That is the main item missing from author Pim Techamuanvivit's list of "Fifty Things Every Foodie Should Do, or at least try, once is his (her) life." Or maybe Pim didn't bother to mention it since the "wealthy" part is so obviously implied by the rest of her list, such as "Rent a house with a kitchen in Italy or France for a week" or "Eat a whole roasted turbot on the Basque coast in Spain" and "Dine at a Parisian 3-Star Restaurant." Or perhaps you could take Pim's "secret" advice on how to choose wine to go with your meal, by staying in the "middle" range of $75-$100 a bottle? Readers of Upscale - Living the Affluent Lifestyle or Conde Nast Traveler might find themselves nodding along at her sage advice.

I suppose wealth is all relative, but for me a hundred dollar bottle of wine would be more of a once-in-a-lifetime type of splurge for a special event, and not something that I would casually order a couple of (one red, one white at all times!) when I am trying out a new restaurant with friends. Pim's perspective is that of an upper-class San Francisco city-dweller who spends as much time out of the country as in it, and her name-dropping of thousand-dollar-a-meal restaurants (which, Pim assures us, you should visit several times in order to ingratiate yourself as a customer) complete with famous chefs being called by their first name comes off as more of a "Look at me! Isn't my life more fabulous than yours?" -type of thing rather than a cool book on food.

This is too bad, because there is almost a cool book on food buried inside "The Foodie Handbook.
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54 of 57 people found the following review helpful By vli on July 18, 2010
Format: Paperback
I've never written a truly scathing review (why ruin anyone's day, even if it's just my own?), but I really thought this book was dreadful. I read a lot of food-related books, including cookbooks, and I think it's entirely possible for food bloggers to be worthy of book contracts. But in this case what works just fine for a blog feels unacceptable in a book, not to mention one with such an authoritative tone and ambition.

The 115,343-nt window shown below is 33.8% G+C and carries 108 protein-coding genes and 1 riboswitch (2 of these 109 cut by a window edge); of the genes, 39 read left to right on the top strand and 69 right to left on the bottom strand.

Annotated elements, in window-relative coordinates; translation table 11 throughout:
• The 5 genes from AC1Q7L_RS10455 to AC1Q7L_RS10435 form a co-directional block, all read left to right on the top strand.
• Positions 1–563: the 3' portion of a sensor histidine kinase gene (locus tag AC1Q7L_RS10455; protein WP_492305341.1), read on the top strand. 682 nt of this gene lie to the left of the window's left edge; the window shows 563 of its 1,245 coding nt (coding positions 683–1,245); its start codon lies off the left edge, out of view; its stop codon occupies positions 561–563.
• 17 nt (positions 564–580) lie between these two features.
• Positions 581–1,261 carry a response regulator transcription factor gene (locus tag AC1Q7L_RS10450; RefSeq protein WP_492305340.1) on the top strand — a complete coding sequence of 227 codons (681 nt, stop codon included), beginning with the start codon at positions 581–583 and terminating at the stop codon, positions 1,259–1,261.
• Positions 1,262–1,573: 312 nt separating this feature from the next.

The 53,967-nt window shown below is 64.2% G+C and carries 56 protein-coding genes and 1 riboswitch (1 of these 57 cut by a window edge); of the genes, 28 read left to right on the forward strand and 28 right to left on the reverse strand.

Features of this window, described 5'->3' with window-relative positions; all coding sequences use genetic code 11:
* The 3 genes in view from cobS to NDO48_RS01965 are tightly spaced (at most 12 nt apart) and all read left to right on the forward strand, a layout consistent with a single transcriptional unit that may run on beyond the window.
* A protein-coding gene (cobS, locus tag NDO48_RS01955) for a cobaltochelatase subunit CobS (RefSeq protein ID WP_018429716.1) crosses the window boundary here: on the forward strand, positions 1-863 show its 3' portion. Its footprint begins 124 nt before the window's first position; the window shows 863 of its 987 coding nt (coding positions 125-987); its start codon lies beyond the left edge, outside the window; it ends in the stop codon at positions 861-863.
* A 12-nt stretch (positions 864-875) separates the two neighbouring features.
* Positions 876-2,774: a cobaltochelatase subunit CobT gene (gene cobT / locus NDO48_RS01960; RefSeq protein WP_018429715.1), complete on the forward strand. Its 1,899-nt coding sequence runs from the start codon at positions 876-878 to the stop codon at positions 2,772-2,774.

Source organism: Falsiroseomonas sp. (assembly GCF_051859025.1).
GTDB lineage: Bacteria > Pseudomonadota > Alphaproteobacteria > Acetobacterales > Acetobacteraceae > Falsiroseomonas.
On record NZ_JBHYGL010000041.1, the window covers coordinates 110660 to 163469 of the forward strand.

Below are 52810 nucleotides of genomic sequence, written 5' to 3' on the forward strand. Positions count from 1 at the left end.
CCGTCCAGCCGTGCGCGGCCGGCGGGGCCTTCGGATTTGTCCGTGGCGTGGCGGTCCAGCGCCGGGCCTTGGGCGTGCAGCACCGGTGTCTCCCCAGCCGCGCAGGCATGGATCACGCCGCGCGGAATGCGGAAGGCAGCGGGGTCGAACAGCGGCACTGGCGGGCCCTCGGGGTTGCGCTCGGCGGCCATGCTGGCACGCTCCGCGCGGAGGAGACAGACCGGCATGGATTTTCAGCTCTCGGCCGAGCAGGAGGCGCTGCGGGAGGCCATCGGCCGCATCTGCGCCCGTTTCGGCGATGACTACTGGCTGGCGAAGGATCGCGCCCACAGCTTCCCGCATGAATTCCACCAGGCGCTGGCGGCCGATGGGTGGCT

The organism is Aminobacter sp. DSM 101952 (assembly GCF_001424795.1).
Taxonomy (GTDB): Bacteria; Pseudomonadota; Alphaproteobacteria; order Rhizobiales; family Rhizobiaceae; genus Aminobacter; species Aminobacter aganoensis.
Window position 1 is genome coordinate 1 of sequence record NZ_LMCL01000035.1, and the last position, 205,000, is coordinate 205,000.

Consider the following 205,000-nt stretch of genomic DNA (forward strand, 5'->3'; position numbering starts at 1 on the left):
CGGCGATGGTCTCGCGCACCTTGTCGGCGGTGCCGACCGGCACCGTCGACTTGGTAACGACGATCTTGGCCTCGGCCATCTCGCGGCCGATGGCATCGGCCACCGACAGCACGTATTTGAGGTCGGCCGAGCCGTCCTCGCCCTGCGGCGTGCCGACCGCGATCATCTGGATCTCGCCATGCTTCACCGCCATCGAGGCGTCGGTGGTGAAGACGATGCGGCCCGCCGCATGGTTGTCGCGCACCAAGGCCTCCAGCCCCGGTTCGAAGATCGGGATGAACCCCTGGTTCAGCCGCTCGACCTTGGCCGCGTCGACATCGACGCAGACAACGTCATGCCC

Pim's blog is by and large a gift to the "foodie" community. How else would we experience the Food and Wine Festival in Aspen, or travel to Tokyo on a food mission? She has a rarefied existence among celebrated chef friends (including her boyfriend David Kinch, who is chef at Manresa), and her sharing her experience with us is wonderful. This is not to say that the blog doesn't frequently have jumbled phrases or hit-you-over-the-head snark, but the content is free. She has no obligation to be on topic or to write cohesive posts. Basically we have no right to hold her to any standard on her personal blog. But then now she's written this book, and almost immediately she says things that rub us readers the wrong way. She starts out by claiming to want to make us fall in love with food AGAIN. Wait... but I've never stopped! It's that (sometimes) subtle presumption that really rubs me the wrong way. There is consistently the impression that she knows better, that she is a food purist (or connoisseur or something) and that we are not, by dint of not having her specific, fabulous experiences. She must teach us how to appreciate food, thus giving rise to the infamous list of musts.

It must have occurred to her or her editor that creating a list of must-experiences would be overbearing and condescending.